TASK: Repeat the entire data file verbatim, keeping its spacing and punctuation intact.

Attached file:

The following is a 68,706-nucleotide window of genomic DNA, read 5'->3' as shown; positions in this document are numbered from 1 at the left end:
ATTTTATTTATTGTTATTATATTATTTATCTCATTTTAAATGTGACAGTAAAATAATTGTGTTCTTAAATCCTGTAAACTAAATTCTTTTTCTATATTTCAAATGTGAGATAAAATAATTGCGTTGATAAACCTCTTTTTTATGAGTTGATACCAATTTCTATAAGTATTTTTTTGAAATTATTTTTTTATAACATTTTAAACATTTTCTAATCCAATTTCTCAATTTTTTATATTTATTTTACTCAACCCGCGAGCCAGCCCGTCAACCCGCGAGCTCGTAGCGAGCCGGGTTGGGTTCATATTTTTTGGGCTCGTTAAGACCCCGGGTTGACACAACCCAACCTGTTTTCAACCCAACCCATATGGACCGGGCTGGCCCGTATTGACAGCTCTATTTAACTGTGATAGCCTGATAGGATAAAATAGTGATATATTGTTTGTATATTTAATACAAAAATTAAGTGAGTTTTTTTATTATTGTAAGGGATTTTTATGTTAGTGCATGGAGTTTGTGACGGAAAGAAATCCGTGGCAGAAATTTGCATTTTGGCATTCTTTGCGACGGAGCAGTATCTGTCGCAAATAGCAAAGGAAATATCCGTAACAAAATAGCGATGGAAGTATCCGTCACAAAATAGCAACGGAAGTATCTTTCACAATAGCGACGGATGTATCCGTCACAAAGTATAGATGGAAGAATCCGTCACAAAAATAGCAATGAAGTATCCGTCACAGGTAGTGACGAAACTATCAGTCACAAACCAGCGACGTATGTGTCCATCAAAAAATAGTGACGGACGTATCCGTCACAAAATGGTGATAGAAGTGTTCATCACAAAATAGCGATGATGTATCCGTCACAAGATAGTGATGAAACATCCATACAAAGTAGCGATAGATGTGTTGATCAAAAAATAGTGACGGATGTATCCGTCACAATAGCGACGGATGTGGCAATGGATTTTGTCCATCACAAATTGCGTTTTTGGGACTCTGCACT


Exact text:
The following is a 68,706-nucleotide window of genomic DNA, read 5'->3' as shown; positions in this document are numbered from 1 at the left end:
ATTTTATTTATTGTTATTATATTATTTATCTCATTTTAAATGTGACAGTAAAATAATTGTGTTCTTAAATCCTGTAAACTAAATTCTTTTTCTATATTTCAAATGTGAGATAAAATAATTGCGTTGATAAACCTCTTTTTTATGAGTTGATACCAATTTCTATAAGTATTTTTTTGAAATTATTTTTTTATAACATTTTAAACATTTTCTAATCCAATTTCTCAATTTTTTATATTTATTTTACTCAACCCGCGAGCCAGCCCGTCAACCCGCGAGCTCGTAGCGAGCCGGGTTGGGTTCATATTTTTTGGGCTCGTTAAGACCCCGGGTTGACACAACCCAACCTGTTTTCAACCCAACCCATATGGACCGGGCTGGCCCGTATTGACAGCTCTATTTAACTGTGATAGCCTGATAGGATAAAATAGTGATATATTGTTTGTATATTTAATACAAAAATTAAGTGAGTTTTTTTATTATTGTAAGGGATTTTTATGTTAGTGCATGGAGTTTGTGACGGAAAGAAATCCGTGGCAGAAATTTGCATTTTGGCATTCTTTGCGACGGAGCAGTATCTGTCGCAAATAGCAAAGGAAATATCCGTAACAAAATAGCGATGGAAGTATCCGTCACAAAATAGCAACGGAAGTATCTTTCACAATAGCGACGGATGTATCCGTCACAAAGTATAGATGGAAGAATCCGTCACAAAAATAGCAATGAAGTATCCGTCACAGGTAGTGACGAAACTATCAGTCACAAACCAGCGACGTATGTGTCCATCAAAAAATAGTGACGGACGTATCCGTCACAAAATGGTGATAGAAGTGTTCATCACAAAATAGCGATGATGTATCCGTCACAAGATAGTGATGAAACATCCATACAAAGTAGCGATAGATGTGTTGATCAAAAAATAGTGACGGATGTATCCGTCACAATAGCGACGGATGTGGCAATGGATTTTGTCCATCACAAATTGCGTTTTTGGGACTCTGCACT